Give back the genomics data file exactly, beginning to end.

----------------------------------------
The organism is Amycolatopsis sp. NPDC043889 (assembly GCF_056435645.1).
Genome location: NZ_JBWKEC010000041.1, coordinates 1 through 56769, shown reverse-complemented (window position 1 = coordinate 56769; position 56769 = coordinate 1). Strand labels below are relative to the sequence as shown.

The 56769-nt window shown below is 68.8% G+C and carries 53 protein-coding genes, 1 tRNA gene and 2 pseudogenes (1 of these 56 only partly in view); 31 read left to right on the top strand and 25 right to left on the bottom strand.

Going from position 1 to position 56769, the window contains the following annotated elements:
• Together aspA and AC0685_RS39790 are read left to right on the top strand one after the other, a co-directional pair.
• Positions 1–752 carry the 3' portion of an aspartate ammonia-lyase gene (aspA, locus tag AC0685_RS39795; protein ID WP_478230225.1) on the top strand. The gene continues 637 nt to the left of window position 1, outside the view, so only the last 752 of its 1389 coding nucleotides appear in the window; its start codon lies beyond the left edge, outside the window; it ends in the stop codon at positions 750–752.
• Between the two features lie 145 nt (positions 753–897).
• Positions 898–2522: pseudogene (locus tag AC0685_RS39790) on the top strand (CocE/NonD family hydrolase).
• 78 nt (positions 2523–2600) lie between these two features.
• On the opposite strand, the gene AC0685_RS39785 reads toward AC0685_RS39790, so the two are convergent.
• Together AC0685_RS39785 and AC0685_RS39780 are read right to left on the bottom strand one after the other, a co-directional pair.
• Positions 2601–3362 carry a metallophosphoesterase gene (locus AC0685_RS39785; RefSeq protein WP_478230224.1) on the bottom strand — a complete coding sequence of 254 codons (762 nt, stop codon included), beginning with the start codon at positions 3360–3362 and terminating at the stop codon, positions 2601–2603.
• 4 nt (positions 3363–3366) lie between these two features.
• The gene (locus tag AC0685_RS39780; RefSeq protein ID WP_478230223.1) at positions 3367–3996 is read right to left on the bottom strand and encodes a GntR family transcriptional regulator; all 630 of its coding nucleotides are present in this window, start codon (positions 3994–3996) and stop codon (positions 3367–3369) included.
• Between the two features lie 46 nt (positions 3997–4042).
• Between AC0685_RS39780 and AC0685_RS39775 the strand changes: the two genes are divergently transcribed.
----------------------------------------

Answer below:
The organism is Amycolatopsis sp. NPDC043889 (assembly GCF_056435645.1).
Genome location: NZ_JBWKEC010000041.1, coordinates 1 through 56769, shown reverse-complemented (window position 1 = coordinate 56769; position 56769 = coordinate 1). Strand labels below are relative to the sequence as shown.

The 56769-nt window shown below is 68.8% G+C and carries 53 protein-coding genes, 1 tRNA gene and 2 pseudogenes (1 of these 56 only partly in view); 31 read left to right on the top strand and 25 right to left on the bottom strand.

Going from position 1 to position 56769, the window contains the following annotated elements:
• Together aspA and AC0685_RS39790 are read left to right on the top strand one after the other, a co-directional pair.
• Positions 1–752 carry the 3' portion of an aspartate ammonia-lyase gene (aspA, locus tag AC0685_RS39795; protein ID WP_478230225.1) on the top strand. The gene continues 637 nt to the left of window position 1, outside the view, so only the last 752 of its 1389 coding nucleotides appear in the window; its start codon lies beyond the left edge, outside the window; it ends in the stop codon at positions 750–752.
• Between the two features lie 145 nt (positions 753–897).
• Positions 898–2522: pseudogene (locus tag AC0685_RS39790) on the top strand (CocE/NonD family hydrolase).
• 78 nt (positions 2523–2600) lie between these two features.
• On the opposite strand, the gene AC0685_RS39785 reads toward AC0685_RS39790, so the two are convergent.
• Together AC0685_RS39785 and AC0685_RS39780 are read right to left on the bottom strand one after the other, a co-directional pair.
• Positions 2601–3362 carry a metallophosphoesterase gene (locus AC0685_RS39785; RefSeq protein WP_478230224.1) on the bottom strand — a complete coding sequence of 254 codons (762 nt, stop codon included), beginning with the start codon at positions 3360–3362 and terminating at the stop codon, positions 2601–2603.
• 4 nt (positions 3363–3366) lie between these two features.
• The gene (locus tag AC0685_RS39780; RefSeq protein ID WP_478230223.1) at positions 3367–3996 is read right to left on the bottom strand and encodes a GntR family transcriptional regulator; all 630 of its coding nucleotides are present in this window, start codon (positions 3994–3996) and stop codon (positions 3367–3369) included.
• Between the two features lie 46 nt (positions 3997–4042).
• Between AC0685_RS39780 and AC0685_RS39775 the strand changes: the two genes are divergently transcribed.